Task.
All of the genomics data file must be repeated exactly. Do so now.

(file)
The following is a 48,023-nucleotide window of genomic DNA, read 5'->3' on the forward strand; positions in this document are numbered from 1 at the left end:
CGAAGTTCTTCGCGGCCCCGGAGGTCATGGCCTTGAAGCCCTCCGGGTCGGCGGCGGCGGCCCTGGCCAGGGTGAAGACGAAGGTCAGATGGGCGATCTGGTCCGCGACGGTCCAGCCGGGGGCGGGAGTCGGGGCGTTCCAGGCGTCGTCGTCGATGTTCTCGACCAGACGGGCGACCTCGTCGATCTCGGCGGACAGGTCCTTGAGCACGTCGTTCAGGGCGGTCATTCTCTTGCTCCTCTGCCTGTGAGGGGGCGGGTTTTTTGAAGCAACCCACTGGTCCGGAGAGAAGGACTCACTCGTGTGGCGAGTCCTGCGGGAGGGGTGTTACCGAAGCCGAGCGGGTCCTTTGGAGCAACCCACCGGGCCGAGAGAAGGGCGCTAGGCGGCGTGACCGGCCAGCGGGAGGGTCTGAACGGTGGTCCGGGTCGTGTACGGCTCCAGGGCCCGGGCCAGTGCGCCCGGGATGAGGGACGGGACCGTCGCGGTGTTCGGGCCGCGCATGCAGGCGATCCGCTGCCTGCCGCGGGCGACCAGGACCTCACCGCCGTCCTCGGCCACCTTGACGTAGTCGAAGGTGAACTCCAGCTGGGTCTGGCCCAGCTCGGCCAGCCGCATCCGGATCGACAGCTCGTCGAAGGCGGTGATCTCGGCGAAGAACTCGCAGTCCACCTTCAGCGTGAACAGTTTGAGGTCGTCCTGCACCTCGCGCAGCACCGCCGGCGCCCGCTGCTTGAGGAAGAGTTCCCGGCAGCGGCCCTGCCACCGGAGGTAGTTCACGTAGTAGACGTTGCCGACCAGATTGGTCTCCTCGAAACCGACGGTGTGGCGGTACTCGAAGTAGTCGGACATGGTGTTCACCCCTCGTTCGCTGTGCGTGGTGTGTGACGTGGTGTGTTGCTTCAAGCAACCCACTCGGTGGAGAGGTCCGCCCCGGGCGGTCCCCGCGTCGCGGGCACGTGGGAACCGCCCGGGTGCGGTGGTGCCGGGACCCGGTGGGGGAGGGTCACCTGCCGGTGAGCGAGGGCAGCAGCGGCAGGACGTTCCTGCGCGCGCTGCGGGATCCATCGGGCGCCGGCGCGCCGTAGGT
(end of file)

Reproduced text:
The following is a 48,023-nucleotide window of genomic DNA, read 5'->3' on the forward strand; positions in this document are numbered from 1 at the left end:
CGAAGTTCTTCGCGGCCCCGGAGGTCATGGCCTTGAAGCCCTCCGGGTCGGCGGCGGCGGCCCTGGCCAGGGTGAAGACGAAGGTCAGATGGGCGATCTGGTCCGCGACGGTCCAGCCGGGGGCGGGAGTCGGGGCGTTCCAGGCGTCGTCGTCGATGTTCTCGACCAGACGGGCGACCTCGTCGATCTCGGCGGACAGGTCCTTGAGCACGTCGTTCAGGGCGGTCATTCTCTTGCTCCTCTGCCTGTGAGGGGGCGGGTTTTTTGAAGCAACCCACTGGTCCGGAGAGAAGGACTCACTCGTGTGGCGAGTCCTGCGGGAGGGGTGTTACCGAAGCCGAGCGGGTCCTTTGGAGCAACCCACCGGGCCGAGAGAAGGGCGCTAGGCGGCGTGACCGGCCAGCGGGAGGGTCTGAACGGTGGTCCGGGTCGTGTACGGCTCCAGGGCCCGGGCCAGTGCGCCCGGGATGAGGGACGGGACCGTCGCGGTGTTCGGGCCGCGCATGCAGGCGATCCGCTGCCTGCCGCGGGCGACCAGGACCTCACCGCCGTCCTCGGCCACCTTGACGTAGTCGAAGGTGAACTCCAGCTGGGTCTGGCCCAGCTCGGCCAGCCGCATCCGGATCGACAGCTCGTCGAAGGCGGTGATCTCGGCGAAGAACTCGCAGTCCACCTTCAGCGTGAACAGTTTGAGGTCGTCCTGCACCTCGCGCAGCACCGCCGGCGCCCGCTGCTTGAGGAAGAGTTCCCGGCAGCGGCCCTGCCACCGGAGGTAGTTCACGTAGTAGACGTTGCCGACCAGATTGGTCTCCTCGAAACCGACGGTGTGGCGGTACTCGAAGTAGTCGGACATGGTGTTCACCCCTCGTTCGCTGTGCGTGGTGTGTGACGTGGTGTGTTGCTTCAAGCAACCCACTCGGTGGAGAGGTCCGCCCCGGGCGGTCCCCGCGTCGCGGGCACGTGGGAACCGCCCGGGTGCGGTGGTGCCGGGACCCGGTGGGGGAGGGTCACCTGCCGGTGAGCGAGGGCAGCAGCGGCAGGACGTTCCTGCGCGCGCTGCGGGATCCATCGGGCGCCGGCGCGCCGTAGGT